From Thai cuisine to hearty American fare in the mountains of Delaware County, here are five delicious Hudson Valley restaurants to try in May.
The mouthwatering aromas of Southeast Asian cuisine hit you as soon as you walk in the door at Thai Spice—lemongrass, peanut, garlic, ginger. From their popular fried dumplings ($5.95) packed with shrimp and topped with bell pepper, onion, and Massaman curry, to the Kang Keow Wan ($11.95), a green curry made with coconut milk, the menu is filled with flavor-packed options from starter to entree. Order a classic dish like the Pad Thai ($10.95) or expand your culinary palate with a Chef's special, like the Pad Yala, a duck dish served with pineapple, vegetables, and tamarind sauce. Big portions make for yummy leftovers.
Island Pepper Pot & Lounge
We heard it straight from a Caribbean-born Ellenville resident: This is the best food around. Known for its delicious spicy curries and stews and super friendly waitstaff, Island Pepper Pot is a shining treasure in a town not exactly known for its culinary scene (apart from Aroma Thyme). Aside from pan-Caribbean classics (curry goat, oxtail, roti), they offer up fish specials including red snapper, ackee, and saltfish (served with fried dumplings, sweet plantain, and cabbage). Portions are large, so you'll either leave very full and very happy or with leftovers for lunch. Don't forget to order a Guyanese cream soda to go with your meal and a Caribbean fruit cake to cap things off.
Lucky Dragon (Rhinebeck)
Chinese takeout has long been a cornerstone in the American diet—a greasy, guilty pleasure on those nights when you can't be bothered to cook. Award-winning local restaurateurs Chris and Howard Jacobs (The Amsterdam) realized that this beloved cuisine was ripe for a farm-to-table reimagining and seized on the opportunity. Lucky Dragon, which opened in April with chef Alex Burger at the helm, celebrates classic Chinese restaurant fare and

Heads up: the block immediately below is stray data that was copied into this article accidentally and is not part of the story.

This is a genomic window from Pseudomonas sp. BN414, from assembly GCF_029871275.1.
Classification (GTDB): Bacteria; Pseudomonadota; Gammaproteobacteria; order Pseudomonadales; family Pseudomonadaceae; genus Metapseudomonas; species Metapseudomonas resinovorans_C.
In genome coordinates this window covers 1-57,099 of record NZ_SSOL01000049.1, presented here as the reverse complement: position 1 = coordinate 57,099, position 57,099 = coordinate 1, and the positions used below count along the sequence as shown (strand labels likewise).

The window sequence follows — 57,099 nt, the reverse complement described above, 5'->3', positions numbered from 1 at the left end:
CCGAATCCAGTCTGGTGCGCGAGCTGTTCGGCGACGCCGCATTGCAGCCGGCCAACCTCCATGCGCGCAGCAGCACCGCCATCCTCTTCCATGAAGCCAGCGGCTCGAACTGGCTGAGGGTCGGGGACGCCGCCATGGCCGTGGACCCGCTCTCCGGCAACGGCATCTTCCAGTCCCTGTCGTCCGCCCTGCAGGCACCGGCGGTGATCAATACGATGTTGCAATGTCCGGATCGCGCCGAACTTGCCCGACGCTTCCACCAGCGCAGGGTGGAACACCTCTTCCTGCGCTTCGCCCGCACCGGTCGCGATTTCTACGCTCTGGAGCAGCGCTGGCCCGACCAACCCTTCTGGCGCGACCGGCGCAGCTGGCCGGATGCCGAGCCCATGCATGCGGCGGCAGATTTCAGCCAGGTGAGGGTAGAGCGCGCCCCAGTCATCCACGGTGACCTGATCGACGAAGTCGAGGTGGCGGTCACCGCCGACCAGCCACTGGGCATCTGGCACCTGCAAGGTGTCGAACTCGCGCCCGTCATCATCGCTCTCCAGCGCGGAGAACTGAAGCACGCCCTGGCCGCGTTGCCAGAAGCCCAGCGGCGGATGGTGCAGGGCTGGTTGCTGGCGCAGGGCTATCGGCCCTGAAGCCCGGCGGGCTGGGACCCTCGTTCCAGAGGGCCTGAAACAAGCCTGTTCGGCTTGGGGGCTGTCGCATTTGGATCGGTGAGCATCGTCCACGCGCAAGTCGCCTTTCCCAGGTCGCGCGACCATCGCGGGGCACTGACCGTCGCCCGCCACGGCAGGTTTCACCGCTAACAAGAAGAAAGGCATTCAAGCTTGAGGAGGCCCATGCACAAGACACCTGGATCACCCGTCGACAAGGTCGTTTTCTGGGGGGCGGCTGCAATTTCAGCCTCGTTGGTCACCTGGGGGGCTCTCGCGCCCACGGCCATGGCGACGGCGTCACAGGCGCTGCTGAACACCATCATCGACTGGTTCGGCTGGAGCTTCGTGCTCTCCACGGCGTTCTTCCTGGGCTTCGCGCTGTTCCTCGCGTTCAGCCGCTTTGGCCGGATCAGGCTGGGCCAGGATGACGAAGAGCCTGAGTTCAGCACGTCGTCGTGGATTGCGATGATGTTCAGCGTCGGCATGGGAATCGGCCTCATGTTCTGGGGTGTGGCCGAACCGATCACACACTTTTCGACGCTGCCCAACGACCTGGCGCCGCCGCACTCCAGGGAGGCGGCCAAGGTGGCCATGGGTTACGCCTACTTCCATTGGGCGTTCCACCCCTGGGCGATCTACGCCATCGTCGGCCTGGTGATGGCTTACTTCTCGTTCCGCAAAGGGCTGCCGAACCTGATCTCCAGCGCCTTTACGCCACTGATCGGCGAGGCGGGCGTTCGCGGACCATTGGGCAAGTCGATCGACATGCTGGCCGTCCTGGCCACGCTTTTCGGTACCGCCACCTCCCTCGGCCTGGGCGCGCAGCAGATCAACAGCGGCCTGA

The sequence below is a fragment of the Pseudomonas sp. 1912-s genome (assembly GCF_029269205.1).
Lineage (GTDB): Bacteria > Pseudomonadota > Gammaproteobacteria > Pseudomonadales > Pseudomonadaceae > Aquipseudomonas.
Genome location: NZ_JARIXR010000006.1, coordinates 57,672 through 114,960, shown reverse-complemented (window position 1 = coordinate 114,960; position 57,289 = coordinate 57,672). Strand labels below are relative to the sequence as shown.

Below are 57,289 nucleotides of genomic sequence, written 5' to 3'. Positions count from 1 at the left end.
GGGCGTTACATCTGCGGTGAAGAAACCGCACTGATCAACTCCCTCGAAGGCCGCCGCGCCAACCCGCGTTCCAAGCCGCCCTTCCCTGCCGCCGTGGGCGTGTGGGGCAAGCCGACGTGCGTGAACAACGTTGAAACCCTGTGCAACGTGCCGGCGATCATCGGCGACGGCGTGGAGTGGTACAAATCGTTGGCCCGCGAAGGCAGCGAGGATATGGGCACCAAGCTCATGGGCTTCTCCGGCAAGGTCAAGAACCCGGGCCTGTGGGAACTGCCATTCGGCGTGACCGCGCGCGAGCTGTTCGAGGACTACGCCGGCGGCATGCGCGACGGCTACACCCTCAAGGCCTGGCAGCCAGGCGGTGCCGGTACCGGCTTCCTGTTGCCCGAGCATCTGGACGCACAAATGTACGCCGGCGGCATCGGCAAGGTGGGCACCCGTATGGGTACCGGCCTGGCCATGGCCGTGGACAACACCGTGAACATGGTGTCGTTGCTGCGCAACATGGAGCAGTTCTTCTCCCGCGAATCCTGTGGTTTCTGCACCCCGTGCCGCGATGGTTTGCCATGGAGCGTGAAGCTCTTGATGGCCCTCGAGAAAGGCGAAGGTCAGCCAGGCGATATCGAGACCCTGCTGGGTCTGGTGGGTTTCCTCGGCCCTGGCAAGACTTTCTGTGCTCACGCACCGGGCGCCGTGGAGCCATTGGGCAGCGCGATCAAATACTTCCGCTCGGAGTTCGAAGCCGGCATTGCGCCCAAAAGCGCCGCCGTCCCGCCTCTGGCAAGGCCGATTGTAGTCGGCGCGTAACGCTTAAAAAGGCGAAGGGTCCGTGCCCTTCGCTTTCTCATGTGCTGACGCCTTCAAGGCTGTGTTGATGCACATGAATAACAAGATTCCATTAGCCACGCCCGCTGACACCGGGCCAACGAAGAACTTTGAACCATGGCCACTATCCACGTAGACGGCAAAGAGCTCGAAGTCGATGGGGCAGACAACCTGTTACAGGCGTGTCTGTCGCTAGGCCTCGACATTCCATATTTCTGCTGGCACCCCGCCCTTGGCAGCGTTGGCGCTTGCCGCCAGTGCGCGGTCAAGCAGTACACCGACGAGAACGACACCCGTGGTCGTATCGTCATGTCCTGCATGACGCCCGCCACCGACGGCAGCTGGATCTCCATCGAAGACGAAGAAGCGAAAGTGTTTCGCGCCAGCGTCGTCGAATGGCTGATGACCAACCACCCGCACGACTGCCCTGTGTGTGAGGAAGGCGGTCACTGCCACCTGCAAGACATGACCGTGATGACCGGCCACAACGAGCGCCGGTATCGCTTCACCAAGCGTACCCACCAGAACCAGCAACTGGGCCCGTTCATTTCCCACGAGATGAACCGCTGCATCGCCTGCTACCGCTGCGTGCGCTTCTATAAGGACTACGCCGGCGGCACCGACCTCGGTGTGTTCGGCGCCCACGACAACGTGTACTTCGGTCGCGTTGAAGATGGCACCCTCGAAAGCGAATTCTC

the Hudson Valley's bounty with a farm-fresh menu featuring Mandarin, Cantonese, and Sichuan dishes. Order takeout faves like hot and sour soup ($6), crab rangoon ($8), kung pao shrimp ($19), and Szechuan chicken ($18) to-go or dine in the cozy, remodeled two-level restaurant for the full experience.
Brushland Eating House
At this Delaware County restaurant, the reigning philosophy is one of understatement and simplicity, where farm-fresh ingredients are foregrounded and flavors are complex (often enhanced by processes of curing and fermentation), but preparation is uncomplicated. "What inspires us is thoughtful, lovingly made comfort food that tastes good and also reflects the season we are in," says Brushland co-owner Sara Mae Elbert. The simple, clean black-and-white interior is warmed by rich wood floors and benches. The light fixtures are a nod at industrial styling without being over the top. The property is one of a growing trend of beyond-B&Bs—cozy-chic microhotels with knock-your-socks off cuisine. So if you drive all the way out there for a meal (it's worth it), you can bed down in one of the four Airbnb rentals onsite.
Ca. 1883 Tavern at The Stewart House
The Stewart House, a recently renovated, luxurious nine-room inn on the waterfront in Athens, has a gorgeous Art Deco bar and restaurant on the ground floor, plus a riverside outdoor grill in summer. Open Thursdays through Sundays, the Ca. 1883 Tavern has a cocktail hour from 3 to 5pm with $2 oysters and a bar menu. Dinner service starts at 5pm, and the mains range from a one-flip double cheeseburger made with grilled onion, aged cheddar, and special sauce on a brioche ($16) to a whole roasted Catskill trout with roasted hakurei turnips, charred brassica mayo, and baby watercress ($32).